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Jeff Kolpack, Published December 07 2013

Kolpack: A little bit of history just adds to career of NDSU's Williams

Fargo - Marcus Williams was better known in high school as a basketball player who also was a receiver on the football team. He was a guard on an undefeated Minnesota state championship team at Hopkins that could have beaten most prep teams in the country.

Two years later, he surfaced at North Dakota State. As a football player. A defensive back, to boot.

It hasn’t been the easiest of senior years for Williams because of back, hand and knee injuries, yet he showed something that was more impressive than an interception.

He showed leadership. This is not the same guy who four years ago had people wondering if he was going to play basketball for the Bison, too. He is a young mature adult.

Last Tuesday, defensive coordinator Chris Klieman looked into his crystal ball so to speak and said Marcus was going to make a big play Saturday in the second round of the FCS playoffs. Klieman was right.

Williams returned an interception 61 yards for a touchdown in the third quarter that essentially was the last straw for Furman University. The plane that carried Furman University back to South Carolina might as well stay there because another team from that state is returning next weekend for the quarterfinals.

The 38-7 win in front of 18,455 fans means Coastal Carolina will be the next opponent at Gate City Bank Field at the Fargodome. Like Furman’s Reese Hannon, the Chanticleers will bring another good quarterback to Fargo.

But NDSU also has No. 1 back in the lineup.

“It’s about time,” Williams said. “It felt good to be out there with my teammates again.”

His big play gave Williams the FCS record for most interception returns for a touchdown with seven. Records are meant to be broken of course, but that one may stand for a while.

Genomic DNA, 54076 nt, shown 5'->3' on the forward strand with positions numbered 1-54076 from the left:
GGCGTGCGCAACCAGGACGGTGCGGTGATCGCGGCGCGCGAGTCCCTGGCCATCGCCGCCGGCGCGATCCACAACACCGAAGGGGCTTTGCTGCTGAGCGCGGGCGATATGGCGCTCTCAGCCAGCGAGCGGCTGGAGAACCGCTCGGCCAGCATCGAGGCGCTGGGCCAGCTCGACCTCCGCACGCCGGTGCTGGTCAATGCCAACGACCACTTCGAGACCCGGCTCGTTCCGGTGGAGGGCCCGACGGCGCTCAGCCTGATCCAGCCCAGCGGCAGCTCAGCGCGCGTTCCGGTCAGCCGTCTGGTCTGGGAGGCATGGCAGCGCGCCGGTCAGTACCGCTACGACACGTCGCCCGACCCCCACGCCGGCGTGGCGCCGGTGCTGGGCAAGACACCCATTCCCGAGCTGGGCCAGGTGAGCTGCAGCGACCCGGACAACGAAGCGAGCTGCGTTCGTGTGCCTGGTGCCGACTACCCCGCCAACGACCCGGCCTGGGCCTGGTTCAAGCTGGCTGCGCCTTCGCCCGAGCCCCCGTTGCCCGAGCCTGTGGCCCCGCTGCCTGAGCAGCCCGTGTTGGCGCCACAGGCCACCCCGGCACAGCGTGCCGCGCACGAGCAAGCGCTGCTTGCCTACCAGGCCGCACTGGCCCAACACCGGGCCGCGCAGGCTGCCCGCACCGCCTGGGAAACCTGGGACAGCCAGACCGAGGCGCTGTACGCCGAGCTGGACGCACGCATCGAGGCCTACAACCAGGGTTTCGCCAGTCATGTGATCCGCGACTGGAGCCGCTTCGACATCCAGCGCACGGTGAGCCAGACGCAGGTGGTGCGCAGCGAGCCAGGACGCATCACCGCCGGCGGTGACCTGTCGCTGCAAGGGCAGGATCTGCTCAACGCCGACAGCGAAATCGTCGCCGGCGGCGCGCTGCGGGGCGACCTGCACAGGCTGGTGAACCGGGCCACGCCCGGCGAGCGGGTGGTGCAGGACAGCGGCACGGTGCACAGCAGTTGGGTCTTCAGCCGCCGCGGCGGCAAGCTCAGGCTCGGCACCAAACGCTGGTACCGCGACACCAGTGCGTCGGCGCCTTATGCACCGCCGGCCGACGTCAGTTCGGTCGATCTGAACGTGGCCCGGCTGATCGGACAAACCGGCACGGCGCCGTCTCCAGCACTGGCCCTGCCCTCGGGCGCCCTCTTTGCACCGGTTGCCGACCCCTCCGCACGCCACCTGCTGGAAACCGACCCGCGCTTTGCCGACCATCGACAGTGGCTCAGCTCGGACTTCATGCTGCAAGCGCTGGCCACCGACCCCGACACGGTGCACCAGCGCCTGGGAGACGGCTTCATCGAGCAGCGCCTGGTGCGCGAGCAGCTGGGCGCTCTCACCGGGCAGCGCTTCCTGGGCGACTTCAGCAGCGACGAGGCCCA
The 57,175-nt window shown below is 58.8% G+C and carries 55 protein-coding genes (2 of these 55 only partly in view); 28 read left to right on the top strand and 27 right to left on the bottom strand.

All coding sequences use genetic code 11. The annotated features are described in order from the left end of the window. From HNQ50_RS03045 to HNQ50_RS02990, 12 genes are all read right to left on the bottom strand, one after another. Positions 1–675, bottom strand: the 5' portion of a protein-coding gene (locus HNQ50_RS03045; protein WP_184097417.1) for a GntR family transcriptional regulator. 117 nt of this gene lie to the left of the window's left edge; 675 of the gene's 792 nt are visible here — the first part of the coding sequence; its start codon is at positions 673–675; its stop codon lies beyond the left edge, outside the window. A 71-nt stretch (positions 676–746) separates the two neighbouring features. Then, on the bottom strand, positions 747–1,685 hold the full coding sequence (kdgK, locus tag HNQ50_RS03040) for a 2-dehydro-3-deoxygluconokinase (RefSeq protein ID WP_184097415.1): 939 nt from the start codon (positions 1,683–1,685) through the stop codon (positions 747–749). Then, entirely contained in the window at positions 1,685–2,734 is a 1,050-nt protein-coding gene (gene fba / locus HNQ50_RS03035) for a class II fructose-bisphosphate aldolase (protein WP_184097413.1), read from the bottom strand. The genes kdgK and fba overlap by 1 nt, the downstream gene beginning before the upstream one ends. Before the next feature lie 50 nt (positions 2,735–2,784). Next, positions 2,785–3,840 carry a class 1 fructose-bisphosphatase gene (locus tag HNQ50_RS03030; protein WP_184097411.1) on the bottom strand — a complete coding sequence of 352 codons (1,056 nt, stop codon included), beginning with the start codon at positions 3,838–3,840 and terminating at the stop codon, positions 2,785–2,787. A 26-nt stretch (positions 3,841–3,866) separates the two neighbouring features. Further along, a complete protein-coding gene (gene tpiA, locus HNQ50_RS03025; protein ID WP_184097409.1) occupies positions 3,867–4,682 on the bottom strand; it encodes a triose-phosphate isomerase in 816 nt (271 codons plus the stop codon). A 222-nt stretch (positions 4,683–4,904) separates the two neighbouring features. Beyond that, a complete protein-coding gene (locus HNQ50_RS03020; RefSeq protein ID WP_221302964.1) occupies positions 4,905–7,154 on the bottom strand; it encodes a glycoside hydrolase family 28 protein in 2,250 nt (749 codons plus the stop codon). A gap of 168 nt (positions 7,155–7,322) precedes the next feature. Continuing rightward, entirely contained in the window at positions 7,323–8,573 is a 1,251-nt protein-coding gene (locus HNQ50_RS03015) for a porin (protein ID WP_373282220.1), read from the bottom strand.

To his credit, Williams said he wasn’t aware of the record in the first place and did what senior leaders do: Deflect credit to his team.

“It’s a great thing we have going on at North Dakota State,” he said. “Nobody takes the blame and nobody takes the glory. We’re all in it as one. It’s not all me making plays out there, it’s all of us. I’m honored, but I feel like it’s everybody’s award.”

Williams’ 21st career interception led to this question: What do Eastern Washington, Minnesota, Illinois State, Youngstown State, Western Illinois, Delaware State and now Furman have in common? They’ve all seen No. 1 go the other way with a pick-six.

“When he’s out there, he’s a big difference maker,” said NDSU safety Bryan Shepherd. “It’s nice just having him out there with his leadership. It’s a big lift for our defense.”

With 21, he tied Illinois State’s Jeff Smith (1985-88) for second place on the all-time Missouri Valley Football Conference list. About the only question was whether his sprained MCL would allow him to outsprint every Paladins player to the end zone.

He went untouched.

“He made a good break on the ball,” Hannon said. “That was really good defense. I left it a little outside and he made a good break on it.”

The win was the 21st straight for NDSU and leaves them at 12-0. With two straight national titles, Bison fans are watching history in the making.

They’re also watching the coaching search websites, such as the one on Saturday that speculated head coach Craig Bohl would be a good match for Wyoming.

The Cowboys are holding a news conference today to name their coach, and nobody with football knowledge around Laramie had a clue who as of Saturday night. Bohl does not comment on coaching matters and athletic director Gene Taylor said after the game he hadn’t heard anything.

Coaching rumors are common with a successful program. So are players making plays.

That’s what you got with Marcus Williams on Saturday.


Forum reporter Jeff Kolpack can be reached at (701) 241-5546. Kolpack’s NDSU media blog can be found at www.areavoices.com/bisonmedia